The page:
Total Tier 1 & Tier 2 (Tier 2 includes obligations that are subordinated to depositors and other creditors, with a minimum maturity of at least five years)



Capital Conservation Buffer


Countercyclical Buffer(to be deployed as instructed by regulator in periods of “excess credit growth”)*

0 – 2.5%

Minimum Total Capital Plus Conservation Buffer



*For banks using Advanced Approach

At the heart of bank minimum capital requirements are ratios determined by dividing different categories of capital by the amount of a bank’s risk weighted assets (RWAs). RWAs are calculated by multiplying the amount of a particular type of asset on the bank’s books by a reserve percentage (approved by bank regulators) that is intended to reflect the relative risk of loss associated with that type of asset. A bank’s capital ratios will therefore be dependent on these two variables and the ratio can be increased either by increasing the numerator (increasing capital) or by decreasing the denominator (decreasing RWAs subject to higher reserve percentages). While Basel III portends the need to raise more capital, it does not change the risk-weighting of the asset class into which asset-based loans fall from the risk-weighting assigned to the class under Basel II.

For the largest banks, one strategy to mitigate the impacts of increased capital requirements continues to be sharpening the sophisticated internal risk-weighting systems implemented as a result of Basel II. In pricing loans secured by inventory and receivables, lenders with internal risk-weighting systems ought to already enjoy a significant advantage over those that follow a standardized model. To ameliorate their competitive disadvantage now magnified by increased capital requirements, bank lenders currently using a standard method may seek to adopt the advanced approach which allows use of internal risk models.

The extent to which borrowing costs will increase as a result of Basel III is, of course, difficult to predict. The Basel Committee conducted an assessment of the impact of Basel III on lending rates, by analyzing income and balance sheet data of numerous banks in 13 countries covering the 15-year period from 1993 to 2007. The objective of this study was to create a model that would project how much banks would need to increase lending spreads in order to prevent their returns on equity from changing.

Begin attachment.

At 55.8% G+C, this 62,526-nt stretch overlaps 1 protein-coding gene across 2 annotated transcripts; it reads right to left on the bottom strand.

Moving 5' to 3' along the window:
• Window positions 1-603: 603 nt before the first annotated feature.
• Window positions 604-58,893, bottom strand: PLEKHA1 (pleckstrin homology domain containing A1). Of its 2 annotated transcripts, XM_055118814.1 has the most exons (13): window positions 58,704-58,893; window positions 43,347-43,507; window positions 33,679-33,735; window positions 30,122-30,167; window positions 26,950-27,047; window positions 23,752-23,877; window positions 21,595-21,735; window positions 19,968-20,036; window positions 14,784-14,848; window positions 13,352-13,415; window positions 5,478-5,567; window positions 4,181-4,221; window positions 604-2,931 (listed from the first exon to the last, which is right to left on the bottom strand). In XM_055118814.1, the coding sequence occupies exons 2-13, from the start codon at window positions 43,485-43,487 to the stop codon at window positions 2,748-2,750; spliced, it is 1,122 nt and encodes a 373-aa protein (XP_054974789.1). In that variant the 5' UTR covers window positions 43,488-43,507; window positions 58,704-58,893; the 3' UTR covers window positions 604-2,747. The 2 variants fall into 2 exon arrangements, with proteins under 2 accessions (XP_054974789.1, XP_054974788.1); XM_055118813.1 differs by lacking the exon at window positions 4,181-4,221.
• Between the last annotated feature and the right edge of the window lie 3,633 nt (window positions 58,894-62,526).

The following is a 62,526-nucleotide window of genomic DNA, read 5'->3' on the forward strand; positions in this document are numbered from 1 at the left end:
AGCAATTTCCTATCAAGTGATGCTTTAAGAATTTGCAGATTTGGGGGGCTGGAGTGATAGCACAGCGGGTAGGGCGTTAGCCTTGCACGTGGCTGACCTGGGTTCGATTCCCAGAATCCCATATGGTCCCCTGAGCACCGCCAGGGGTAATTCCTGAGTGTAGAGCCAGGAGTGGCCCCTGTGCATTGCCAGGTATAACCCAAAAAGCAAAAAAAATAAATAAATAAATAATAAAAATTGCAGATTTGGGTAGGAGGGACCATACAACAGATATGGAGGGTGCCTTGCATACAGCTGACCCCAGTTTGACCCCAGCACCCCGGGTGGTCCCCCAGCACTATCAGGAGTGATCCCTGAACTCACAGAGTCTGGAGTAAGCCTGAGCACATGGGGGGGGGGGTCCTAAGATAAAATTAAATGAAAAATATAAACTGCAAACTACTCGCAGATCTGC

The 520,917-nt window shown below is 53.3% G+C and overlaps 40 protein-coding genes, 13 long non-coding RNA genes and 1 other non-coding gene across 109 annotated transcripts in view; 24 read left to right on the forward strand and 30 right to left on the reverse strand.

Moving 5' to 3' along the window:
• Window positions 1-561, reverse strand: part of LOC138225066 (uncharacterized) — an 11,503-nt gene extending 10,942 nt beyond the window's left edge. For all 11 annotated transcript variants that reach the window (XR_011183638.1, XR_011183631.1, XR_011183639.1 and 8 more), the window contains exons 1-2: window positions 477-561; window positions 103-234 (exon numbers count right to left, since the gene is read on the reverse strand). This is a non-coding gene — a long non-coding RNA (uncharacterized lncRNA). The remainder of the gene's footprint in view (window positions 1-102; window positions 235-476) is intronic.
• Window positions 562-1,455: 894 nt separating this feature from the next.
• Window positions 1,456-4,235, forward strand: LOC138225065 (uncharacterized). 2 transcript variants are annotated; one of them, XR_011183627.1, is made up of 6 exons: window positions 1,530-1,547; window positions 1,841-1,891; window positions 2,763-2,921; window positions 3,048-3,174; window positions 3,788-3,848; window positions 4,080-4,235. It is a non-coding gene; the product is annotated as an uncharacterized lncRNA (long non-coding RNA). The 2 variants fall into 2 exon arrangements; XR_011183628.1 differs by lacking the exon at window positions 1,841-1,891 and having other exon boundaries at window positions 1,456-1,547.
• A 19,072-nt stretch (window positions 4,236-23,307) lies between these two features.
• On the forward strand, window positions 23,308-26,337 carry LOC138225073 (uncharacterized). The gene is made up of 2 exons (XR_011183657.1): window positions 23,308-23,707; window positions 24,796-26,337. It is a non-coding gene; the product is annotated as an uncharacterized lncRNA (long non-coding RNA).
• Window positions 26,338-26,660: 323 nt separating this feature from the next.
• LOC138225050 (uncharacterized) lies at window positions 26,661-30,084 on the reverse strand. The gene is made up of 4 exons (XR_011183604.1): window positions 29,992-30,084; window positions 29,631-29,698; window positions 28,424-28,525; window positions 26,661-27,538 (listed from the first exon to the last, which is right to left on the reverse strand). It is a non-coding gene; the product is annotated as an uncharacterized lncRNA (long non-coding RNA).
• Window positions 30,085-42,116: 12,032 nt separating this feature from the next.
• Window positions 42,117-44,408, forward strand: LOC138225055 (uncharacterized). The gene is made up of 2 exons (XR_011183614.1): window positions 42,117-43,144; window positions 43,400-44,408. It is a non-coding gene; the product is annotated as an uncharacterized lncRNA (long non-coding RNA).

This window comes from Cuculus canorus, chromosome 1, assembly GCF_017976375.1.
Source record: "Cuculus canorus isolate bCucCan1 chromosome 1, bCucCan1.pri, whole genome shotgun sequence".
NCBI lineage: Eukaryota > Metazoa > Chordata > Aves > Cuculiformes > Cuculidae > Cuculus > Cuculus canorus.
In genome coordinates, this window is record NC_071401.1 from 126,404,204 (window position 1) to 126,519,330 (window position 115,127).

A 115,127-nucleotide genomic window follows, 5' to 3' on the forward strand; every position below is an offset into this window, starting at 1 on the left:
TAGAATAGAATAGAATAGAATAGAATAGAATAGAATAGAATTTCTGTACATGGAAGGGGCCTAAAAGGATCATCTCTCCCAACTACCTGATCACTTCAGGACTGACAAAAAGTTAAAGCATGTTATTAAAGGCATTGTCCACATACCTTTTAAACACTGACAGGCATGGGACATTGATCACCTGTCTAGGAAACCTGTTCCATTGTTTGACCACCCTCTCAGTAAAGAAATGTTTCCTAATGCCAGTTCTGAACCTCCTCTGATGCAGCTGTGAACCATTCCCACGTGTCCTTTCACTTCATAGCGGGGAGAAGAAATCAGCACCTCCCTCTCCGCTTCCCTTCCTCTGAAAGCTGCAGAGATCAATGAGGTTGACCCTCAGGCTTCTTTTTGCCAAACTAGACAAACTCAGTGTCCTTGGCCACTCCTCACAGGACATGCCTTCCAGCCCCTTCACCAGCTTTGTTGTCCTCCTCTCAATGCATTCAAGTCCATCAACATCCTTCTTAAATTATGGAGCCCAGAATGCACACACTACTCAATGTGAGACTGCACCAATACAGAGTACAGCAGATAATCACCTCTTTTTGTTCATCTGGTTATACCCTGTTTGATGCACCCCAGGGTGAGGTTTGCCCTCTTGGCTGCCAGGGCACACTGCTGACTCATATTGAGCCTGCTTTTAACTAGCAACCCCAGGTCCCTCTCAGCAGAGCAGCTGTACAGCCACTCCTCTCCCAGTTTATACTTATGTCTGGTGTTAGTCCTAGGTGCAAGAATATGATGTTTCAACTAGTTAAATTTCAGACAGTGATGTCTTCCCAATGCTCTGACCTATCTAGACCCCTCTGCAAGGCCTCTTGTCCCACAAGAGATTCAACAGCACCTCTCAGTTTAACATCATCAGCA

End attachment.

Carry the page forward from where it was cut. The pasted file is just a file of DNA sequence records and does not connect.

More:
Based on various assumptions, the model created by the Basel Committee indicated that median lending spreads across countries would increase by 13 basis points for each percentage point increase in the ratio of tangible common equity to risk-weighted assets.[2] The study acknowledged there are also numerous factors that it decided not to include in its model, and those factors could potentially reduce the amount that lending spreads were projected to increase.

The primary effect of the implementation of Basel III’s increased capital and liquidity requirements is to increase the cost of complying with regulatory capital requirements for banks that are currently operating with capital below the new standards. Basel III’s fine print does not disfavor loans secured by inventory and receivables. Whatever the minor cost increases, banks will respond to these increased costs by pricing the increases into their lending products, including loans secured by inventory and receivables.